How Do Scientists Know?

Those scientists dudes–and dudenas–are so smart! They can tell you how much oxygen a dinosaur was using. They can figure out where the bubonic plague came from, 700 years ago. They can use new computers to rescan old pictures to look for earth-nudging asteroids. Exploring the universe with tools, logic, and an understanding of the behavior of things, they can describe what happened in places they can’t see and have never gone. Knowledge spreads ever-so-slightly outward into the vastness of the unknown.

Drawing of Dr. Jasmina Wiemann’s test subjects from scitechdaily.com.

Strangely enough, it gives me a warm and fuzzy sense of comfort. As the kids say, Science gives you All the Feels. But let’s not get it tangled up with Belief.

Hot Blood Begets Hot Thoughts and Hot Deeds

Whether dinosaurs were hot-blooded or cold-blooded is a century-old argument. It was two whole classes in my semester of Paleontology 2A, back in the 1980s. Dr. Jasmina Wiemann at CalTech may have come across clues that explain why it’s been so hard to determine. The answer is a little of both.

Dinosaurs were reptiles. They lay eggs, and they don’t have fur/hair–I will spare you the much longer explanation involving clades. Modern reptiles are cold-blooded, ectothermic; they rely on external sources to raise body temperature enough to move around. They have slow metabolisms, so are very thrifty with their energy movements. Mammals and other creatures are endothermic or warm-blooded, with fast metabolisms. We can move around even when it’s not warm or sunny, even though we’d rather burrow under the covers. And some of us have such low metabolisms that even thinking about Cheetos causes bloating. But I digress.

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Let Me Tell You About the Birds and the Bees

In a marriage ceremony from a 1940s black-and-white comedy, the priest begins by invoking the birds and the bees. He keeps getting interrupted, which is an in-joke because the two at the altar are really supposed to marry other people. However, the real joke is the reference to birds and bees and marriage.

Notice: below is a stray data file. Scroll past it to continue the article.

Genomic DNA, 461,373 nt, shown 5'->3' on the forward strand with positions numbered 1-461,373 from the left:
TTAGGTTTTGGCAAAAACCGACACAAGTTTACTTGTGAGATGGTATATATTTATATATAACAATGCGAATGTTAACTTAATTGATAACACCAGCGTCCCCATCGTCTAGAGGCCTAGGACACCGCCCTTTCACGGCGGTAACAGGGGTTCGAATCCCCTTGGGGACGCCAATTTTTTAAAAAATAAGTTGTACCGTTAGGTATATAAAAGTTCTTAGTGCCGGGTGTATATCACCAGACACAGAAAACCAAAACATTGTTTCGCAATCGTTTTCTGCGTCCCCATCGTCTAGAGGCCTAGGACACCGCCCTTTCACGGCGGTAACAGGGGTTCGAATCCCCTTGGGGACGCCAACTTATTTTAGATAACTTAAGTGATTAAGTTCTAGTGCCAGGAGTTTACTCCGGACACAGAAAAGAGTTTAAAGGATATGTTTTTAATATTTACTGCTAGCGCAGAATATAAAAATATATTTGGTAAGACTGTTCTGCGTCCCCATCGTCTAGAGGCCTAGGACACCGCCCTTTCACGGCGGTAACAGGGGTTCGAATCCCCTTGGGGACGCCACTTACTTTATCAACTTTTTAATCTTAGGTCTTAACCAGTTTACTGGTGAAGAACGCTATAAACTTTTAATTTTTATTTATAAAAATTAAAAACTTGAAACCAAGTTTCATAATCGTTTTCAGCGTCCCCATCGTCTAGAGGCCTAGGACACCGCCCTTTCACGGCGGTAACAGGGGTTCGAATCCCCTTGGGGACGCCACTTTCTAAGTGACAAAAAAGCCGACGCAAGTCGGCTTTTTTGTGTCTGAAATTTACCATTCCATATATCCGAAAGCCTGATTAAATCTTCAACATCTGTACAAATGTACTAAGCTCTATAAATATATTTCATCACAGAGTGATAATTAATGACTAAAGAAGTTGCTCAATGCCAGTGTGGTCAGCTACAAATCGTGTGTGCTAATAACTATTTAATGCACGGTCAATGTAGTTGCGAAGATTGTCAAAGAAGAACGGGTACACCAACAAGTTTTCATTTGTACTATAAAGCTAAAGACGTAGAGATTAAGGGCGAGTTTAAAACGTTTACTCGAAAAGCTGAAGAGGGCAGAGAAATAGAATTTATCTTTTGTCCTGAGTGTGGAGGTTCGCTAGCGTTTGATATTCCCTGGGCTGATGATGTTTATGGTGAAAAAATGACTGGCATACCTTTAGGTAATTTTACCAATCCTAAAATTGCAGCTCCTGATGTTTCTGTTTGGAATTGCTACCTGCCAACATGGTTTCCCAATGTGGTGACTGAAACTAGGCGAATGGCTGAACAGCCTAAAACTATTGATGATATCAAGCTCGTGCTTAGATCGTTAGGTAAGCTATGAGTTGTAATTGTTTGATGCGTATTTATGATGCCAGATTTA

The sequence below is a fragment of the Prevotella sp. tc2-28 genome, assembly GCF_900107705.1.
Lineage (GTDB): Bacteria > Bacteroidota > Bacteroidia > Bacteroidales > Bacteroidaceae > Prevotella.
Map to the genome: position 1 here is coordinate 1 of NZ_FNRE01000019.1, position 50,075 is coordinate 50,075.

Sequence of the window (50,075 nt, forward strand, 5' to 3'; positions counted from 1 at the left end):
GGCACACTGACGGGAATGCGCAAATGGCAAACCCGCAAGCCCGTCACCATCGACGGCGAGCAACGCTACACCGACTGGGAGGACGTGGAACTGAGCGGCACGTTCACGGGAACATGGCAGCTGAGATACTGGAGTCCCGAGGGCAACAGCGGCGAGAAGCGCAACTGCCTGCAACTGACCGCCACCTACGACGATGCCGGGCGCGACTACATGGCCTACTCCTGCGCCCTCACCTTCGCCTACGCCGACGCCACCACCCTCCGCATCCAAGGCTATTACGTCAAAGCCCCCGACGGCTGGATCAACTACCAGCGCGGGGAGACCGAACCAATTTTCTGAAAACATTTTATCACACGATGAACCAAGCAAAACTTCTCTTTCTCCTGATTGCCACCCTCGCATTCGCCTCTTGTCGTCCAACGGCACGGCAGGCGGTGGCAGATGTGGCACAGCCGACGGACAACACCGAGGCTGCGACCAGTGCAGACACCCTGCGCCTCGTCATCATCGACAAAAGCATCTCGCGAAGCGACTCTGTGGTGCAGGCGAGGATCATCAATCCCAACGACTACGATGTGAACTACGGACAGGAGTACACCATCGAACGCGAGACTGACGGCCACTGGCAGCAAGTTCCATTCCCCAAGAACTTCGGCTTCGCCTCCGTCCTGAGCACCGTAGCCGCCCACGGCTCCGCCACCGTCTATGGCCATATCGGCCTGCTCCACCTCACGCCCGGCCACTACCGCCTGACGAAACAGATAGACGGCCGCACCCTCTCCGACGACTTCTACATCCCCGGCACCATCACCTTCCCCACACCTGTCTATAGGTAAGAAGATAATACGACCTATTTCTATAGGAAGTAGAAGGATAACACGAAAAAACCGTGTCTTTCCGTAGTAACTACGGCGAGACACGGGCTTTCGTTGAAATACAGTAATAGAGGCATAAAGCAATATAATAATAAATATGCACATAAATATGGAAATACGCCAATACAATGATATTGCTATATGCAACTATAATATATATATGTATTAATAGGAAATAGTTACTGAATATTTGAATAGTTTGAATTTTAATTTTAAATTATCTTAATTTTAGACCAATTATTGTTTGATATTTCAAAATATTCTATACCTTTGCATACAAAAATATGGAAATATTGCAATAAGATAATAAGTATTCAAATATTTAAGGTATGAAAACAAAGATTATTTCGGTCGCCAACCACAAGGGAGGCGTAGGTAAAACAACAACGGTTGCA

As this is spring, where a young ‘uns fancy turns to thoughts of love, and this is 2021, where some still point to Nature as evidence that heterosexual monogamy and genders are rigid, it’s worth thinking about. Because then they mention the birds and bees. Well, what do we all know about bees?

Research shows queen bees communicate honestly. Photo by Bernardo Ni, Penn State.

If Not Three Genders, then Three of Something

When a mommy bee and daddy bee love each other very much… oh, no. That’s not how it works. Let’s go to sixth grade biology. There are queen bees, worker bees, and drone bees. For the sake of simplicity, let’s say we’re taught that the queens and workers are females and the drones are male. All the drones do is help in reproduction. They try to mate with queens. If they’re successful, they die from the experience. If they aren’t able to mate and still hang around the hive when food gets scarce, the workers will kick them out, and they die. Limited functionality, you might say. They do contribute to genetic diversity, which some explanations say counters the idea that the drone is the “most ineffective and unhelpful bee in the hive.” But the genetic diversity comes about because the queen mates with multiple drones, so arguably the queen is providing the diversity.

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Fate Has Already Been Decided

The Norns, weaving the past, present, and future. Artwork by Arthur Rackham.

Warning: Spoilers ahead for the TV series “The Travelers,” “The Umbrella Academy,” and the movie Interstellar, as well as The Time Machine, Star Trek’s “City on the Edge of Forever,” and Oedipus Rex. Plus thinking about things that make your head hurt.

Wyrd bið ful aræd: Fate is unalterable.
(“weird bidth ful ah-red”)

Old English poem The Wanderer and Bernard Cornwell’s Saxon Stories

The Norse understood about Fate because their worldview envisioned Norns, Weird (Wyrd) Sisters who controlled all that happened, weaving the giant tapestry of our lives. The sisters represented what was, what is, and what is to be.  One Old English poet summed it up in that “weird” saying: Fate is unalterable. The Greeks understood it, too, at least the ones that told the story of Oedipus.

Science fiction writers are kind of on the fence.

Recently, I have been binge-watching series that happen to address time travel. We’ve gotten so used to this as a subject that we take for granted certain conventions, namely that it’s possible in a sci fi story to go back and change something in the past to alter the future. But what if it turns out that isn’t possible? What happens when Wyrd bið ful aræd — the idea that the future can’t be changed–smashes into the quantum technology that allows movement through time? Time travel, meet the Norns.

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